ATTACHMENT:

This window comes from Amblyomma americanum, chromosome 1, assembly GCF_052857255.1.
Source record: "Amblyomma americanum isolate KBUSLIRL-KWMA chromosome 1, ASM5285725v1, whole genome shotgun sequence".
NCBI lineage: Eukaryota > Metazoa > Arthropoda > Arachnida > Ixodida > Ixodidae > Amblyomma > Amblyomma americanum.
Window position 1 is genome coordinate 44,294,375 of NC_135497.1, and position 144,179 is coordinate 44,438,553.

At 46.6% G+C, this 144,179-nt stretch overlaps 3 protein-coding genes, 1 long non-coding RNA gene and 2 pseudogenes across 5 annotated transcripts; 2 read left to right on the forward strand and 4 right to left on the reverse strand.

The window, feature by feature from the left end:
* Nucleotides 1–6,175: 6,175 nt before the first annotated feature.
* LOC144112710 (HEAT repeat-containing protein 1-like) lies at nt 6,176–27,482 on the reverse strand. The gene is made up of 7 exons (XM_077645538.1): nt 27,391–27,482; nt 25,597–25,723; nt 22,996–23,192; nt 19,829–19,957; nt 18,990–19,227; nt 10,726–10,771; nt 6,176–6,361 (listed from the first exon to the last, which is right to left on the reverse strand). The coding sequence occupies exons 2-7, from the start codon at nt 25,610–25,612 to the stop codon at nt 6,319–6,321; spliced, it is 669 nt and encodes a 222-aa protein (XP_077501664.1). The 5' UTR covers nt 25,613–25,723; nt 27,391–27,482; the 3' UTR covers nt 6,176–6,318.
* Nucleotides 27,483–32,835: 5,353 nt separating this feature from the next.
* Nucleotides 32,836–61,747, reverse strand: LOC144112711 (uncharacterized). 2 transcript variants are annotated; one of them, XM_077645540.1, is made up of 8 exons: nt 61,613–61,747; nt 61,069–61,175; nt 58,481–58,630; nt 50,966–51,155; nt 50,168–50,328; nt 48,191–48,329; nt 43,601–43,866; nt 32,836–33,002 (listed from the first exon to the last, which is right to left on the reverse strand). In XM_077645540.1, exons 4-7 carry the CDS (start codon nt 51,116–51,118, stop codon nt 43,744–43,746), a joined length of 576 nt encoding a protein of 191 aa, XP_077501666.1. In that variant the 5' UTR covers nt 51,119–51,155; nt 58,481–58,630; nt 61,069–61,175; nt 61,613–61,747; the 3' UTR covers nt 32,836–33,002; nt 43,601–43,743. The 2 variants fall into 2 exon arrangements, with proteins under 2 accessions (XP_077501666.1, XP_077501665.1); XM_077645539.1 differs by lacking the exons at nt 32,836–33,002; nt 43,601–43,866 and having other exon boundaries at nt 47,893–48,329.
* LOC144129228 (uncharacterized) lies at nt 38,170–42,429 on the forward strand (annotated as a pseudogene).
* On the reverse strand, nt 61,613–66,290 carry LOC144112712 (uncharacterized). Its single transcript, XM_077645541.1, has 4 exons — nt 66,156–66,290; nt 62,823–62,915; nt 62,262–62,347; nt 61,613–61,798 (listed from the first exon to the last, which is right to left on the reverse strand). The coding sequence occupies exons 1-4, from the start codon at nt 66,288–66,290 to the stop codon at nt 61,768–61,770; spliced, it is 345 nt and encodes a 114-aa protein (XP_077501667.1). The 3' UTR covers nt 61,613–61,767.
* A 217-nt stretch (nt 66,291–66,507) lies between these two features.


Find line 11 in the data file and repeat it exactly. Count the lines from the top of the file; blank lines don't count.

* LOC144129228 (uncharacterized) lies at nt 38,170–42,429 on the forward strand (annotated as a pseudogene).